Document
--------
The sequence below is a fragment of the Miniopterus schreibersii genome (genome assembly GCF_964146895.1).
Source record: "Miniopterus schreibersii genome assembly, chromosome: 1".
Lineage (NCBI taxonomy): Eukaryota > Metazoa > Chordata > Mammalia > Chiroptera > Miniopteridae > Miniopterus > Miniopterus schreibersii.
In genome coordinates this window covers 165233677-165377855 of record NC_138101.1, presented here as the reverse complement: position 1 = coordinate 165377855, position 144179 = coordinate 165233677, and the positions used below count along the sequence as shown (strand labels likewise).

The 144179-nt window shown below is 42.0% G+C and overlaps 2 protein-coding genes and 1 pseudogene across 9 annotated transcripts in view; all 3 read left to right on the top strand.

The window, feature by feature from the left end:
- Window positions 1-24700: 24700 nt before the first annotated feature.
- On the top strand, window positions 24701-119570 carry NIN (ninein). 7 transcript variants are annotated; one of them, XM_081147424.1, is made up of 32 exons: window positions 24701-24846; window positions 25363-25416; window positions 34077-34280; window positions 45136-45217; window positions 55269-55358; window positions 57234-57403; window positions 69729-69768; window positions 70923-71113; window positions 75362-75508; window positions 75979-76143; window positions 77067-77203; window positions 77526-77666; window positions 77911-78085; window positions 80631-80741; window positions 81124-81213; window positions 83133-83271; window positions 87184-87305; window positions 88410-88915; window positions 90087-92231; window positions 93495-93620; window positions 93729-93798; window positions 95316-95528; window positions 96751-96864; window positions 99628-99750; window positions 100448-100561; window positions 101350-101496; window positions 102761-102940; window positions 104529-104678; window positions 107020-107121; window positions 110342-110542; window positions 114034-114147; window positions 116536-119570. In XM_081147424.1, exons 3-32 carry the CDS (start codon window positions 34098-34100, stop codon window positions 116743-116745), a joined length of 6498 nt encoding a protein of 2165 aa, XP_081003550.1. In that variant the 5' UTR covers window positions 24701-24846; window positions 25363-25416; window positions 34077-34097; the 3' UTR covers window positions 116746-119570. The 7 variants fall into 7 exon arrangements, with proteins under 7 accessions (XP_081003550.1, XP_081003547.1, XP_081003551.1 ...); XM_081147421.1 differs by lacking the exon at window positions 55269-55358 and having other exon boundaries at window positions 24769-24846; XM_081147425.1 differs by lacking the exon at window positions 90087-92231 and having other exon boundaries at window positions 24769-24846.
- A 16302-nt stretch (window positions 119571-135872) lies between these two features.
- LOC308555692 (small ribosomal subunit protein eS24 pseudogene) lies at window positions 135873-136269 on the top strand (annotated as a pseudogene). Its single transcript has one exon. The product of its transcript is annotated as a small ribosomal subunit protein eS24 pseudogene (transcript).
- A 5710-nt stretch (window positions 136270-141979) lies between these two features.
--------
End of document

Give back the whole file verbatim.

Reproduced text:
The sequence below is a fragment of the Miniopterus schreibersii genome (genome assembly GCF_964146895.1).
Source record: "Miniopterus schreibersii genome assembly, chromosome: 1".
Lineage (NCBI taxonomy): Eukaryota > Metazoa > Chordata > Mammalia > Chiroptera > Miniopteridae > Miniopterus > Miniopterus schreibersii.
In genome coordinates this window covers 165233677-165377855 of record NC_138101.1, presented here as the reverse complement: position 1 = coordinate 165377855, position 144179 = coordinate 165233677, and the positions used below count along the sequence as shown (strand labels likewise).

The 144179-nt window shown below is 42.0% G+C and overlaps 2 protein-coding genes and 1 pseudogene across 9 annotated transcripts in view; all 3 read left to right on the top strand.

The window, feature by feature from the left end:
- Window positions 1-24700: 24700 nt before the first annotated feature.
- On the top strand, window positions 24701-119570 carry NIN (ninein). 7 transcript variants are annotated; one of them, XM_081147424.1, is made up of 32 exons: window positions 24701-24846; window positions 25363-25416; window positions 34077-34280; window positions 45136-45217; window positions 55269-55358; window positions 57234-57403; window positions 69729-69768; window positions 70923-71113; window positions 75362-75508; window positions 75979-76143; window positions 77067-77203; window positions 77526-77666; window positions 77911-78085; window positions 80631-80741; window positions 81124-81213; window positions 83133-83271; window positions 87184-87305; window positions 88410-88915; window positions 90087-92231; window positions 93495-93620; window positions 93729-93798; window positions 95316-95528; window positions 96751-96864; window positions 99628-99750; window positions 100448-100561; window positions 101350-101496; window positions 102761-102940; window positions 104529-104678; window positions 107020-107121; window positions 110342-110542; window positions 114034-114147; window positions 116536-119570. In XM_081147424.1, exons 3-32 carry the CDS (start codon window positions 34098-34100, stop codon window positions 116743-116745), a joined length of 6498 nt encoding a protein of 2165 aa, XP_081003550.1. In that variant the 5' UTR covers window positions 24701-24846; window positions 25363-25416; window positions 34077-34097; the 3' UTR covers window positions 116746-119570. The 7 variants fall into 7 exon arrangements, with proteins under 7 accessions (XP_081003550.1, XP_081003547.1, XP_081003551.1 ...); XM_081147421.1 differs by lacking the exon at window positions 55269-55358 and having other exon boundaries at window positions 24769-24846; XM_081147425.1 differs by lacking the exon at window positions 90087-92231 and having other exon boundaries at window positions 24769-24846.
- A 16302-nt stretch (window positions 119571-135872) lies between these two features.
- LOC308555692 (small ribosomal subunit protein eS24 pseudogene) lies at window positions 135873-136269 on the top strand (annotated as a pseudogene). Its single transcript has one exon. The product of its transcript is annotated as a small ribosomal subunit protein eS24 pseudogene (transcript).
- A 5710-nt stretch (window positions 136270-141979) lies between these two features.